Enabling rapid remediation in the Self-Driving Network
Apr 5, 2018
A key issue for operators is detecting the existence of a problem within the network infrastructure in a timely way and working out how to divert traffic from the affected location. Currently this is dealt with in a manual, labor-intensive way. Doing this automatically and in a predictive manner dramatically reduces the amount of time that traffic is impacted, thus greatly improving the reliability of the service.
In order to achieve this key stepping stone to the Self Driving Network, we have combined three key technologies – Streaming Telemetry, the AppFormix analytics and optimization platform and the NorthStar WAN SDN Controller.
Streaming Telemetry is sent on a quasi-continuous basis by network nodes. Junos supports a wide variety of telemetry sensors, including sensors for node resource utilization, such as CPU and memory, and sensors for link statistics and anomalies. This telemetry information is crucial to predict failures before a traffic impacting fault actually occurs.
AppFormix ingests and analyzes the streaming telemetry data from all of the network nodes. It detects anomalous behaviour, either on the basis of user-defined thresholds, or by employing machine learning techniques to identify deviations from the norm. When AppFormix sees anomalous behaviour, it sends an alarm to the dashboard, and to external http endpoints. In addition, it makes a REST API call to the NorthStar Controller to request a maintenance window on the affected link or node.
The AppFormix dashboard below shows that some malformed packets (flagged as l3_incompletes) are arriving on interface ge-1/1/1 of a router in Chicago. This type of malfunction is known as a "gray" failure and is particularly insidious because it can be service-affecting but is often not noticed by the IGP or BFD, depending on the proportion of packets that are affected.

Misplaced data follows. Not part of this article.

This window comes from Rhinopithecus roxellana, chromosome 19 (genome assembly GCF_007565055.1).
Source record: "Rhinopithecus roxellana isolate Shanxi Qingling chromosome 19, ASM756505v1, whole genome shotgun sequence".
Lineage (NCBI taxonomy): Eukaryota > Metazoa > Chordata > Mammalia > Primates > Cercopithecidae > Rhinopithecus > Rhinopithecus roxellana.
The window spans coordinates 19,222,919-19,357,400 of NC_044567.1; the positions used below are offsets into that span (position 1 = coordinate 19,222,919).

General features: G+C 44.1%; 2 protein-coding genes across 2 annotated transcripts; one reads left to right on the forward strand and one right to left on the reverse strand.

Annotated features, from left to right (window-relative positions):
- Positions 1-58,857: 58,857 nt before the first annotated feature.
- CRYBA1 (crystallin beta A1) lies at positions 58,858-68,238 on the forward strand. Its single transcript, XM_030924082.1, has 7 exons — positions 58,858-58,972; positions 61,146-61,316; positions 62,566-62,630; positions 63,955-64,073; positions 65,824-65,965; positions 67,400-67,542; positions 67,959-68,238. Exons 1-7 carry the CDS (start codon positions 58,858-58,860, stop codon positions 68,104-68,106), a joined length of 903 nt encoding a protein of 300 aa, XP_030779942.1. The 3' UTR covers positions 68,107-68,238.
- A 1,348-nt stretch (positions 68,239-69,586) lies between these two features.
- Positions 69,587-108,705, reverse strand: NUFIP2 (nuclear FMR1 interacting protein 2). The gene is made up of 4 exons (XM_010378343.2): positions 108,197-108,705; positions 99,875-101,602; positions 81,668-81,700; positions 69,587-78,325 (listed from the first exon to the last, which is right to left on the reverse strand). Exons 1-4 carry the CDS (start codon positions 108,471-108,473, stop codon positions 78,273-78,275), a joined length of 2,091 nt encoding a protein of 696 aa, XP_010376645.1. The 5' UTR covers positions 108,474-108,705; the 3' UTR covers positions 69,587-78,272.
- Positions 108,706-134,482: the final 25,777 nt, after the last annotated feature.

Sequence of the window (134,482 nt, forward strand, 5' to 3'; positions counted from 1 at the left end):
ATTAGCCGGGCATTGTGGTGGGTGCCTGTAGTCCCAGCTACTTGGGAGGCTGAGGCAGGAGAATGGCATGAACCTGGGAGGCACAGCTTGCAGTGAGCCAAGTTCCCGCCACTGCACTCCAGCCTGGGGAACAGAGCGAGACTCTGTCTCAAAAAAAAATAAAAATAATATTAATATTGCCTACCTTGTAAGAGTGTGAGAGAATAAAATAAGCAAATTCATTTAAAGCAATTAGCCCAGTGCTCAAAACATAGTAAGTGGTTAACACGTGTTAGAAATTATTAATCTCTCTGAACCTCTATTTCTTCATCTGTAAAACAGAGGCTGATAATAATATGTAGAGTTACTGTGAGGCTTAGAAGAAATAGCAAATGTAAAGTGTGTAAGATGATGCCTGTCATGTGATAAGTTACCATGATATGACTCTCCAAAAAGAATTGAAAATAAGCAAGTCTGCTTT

AppFormix dashboard showing malformed packets
In response to the REST API call from AppFormix requesting a maintenance window, the NorthStar Controller identifies which traffic-engineered LSPs currently pass through the faulty link. It recomputes their paths such that they no longer use that link. It then sends PCEP messages to the ingress routers of the affected LSPs with details of the new paths. The ingress routers change the paths of the LSPs accordingly in a make-before-break manner. The scheme works regardless of whether RSVP or Segment-Routed LSPs are being used.
The image below of the NorthStar GUI shows that before the fault occurred, the Segment-Routed LSP highlighted in orange followed the path Los Angeles-Denver-Chicago-New York.
Usual path of Los Angeles to New York LSP shown on NorthStarWhen NorthStar receives the REST API call from AppFormix, it diverts the LSP away from the faulty link, which is the link between Denver and Chicago, as you can see below. Note the red “M” on the Denver-Chicago link, which indicates that the link is under maintenance. The LSP now follows the path Los Angeles-Dallas-Miami-New York. Also you can see the maintenance event listed in the table at the bottom of the screen.
New path of Los Angeles to New York LSP shown on NorthStar
As you have seen, by bringing together big data, machine learning and software defined networking technologies you can now achieve rapid, fully-automated remediation to network anomalies which greatly improves the availability of your network.
To see more details, come and see it working live on our booth at the MPLS+SDN+NFV World Congress 2018 in Paris on 10-13 April.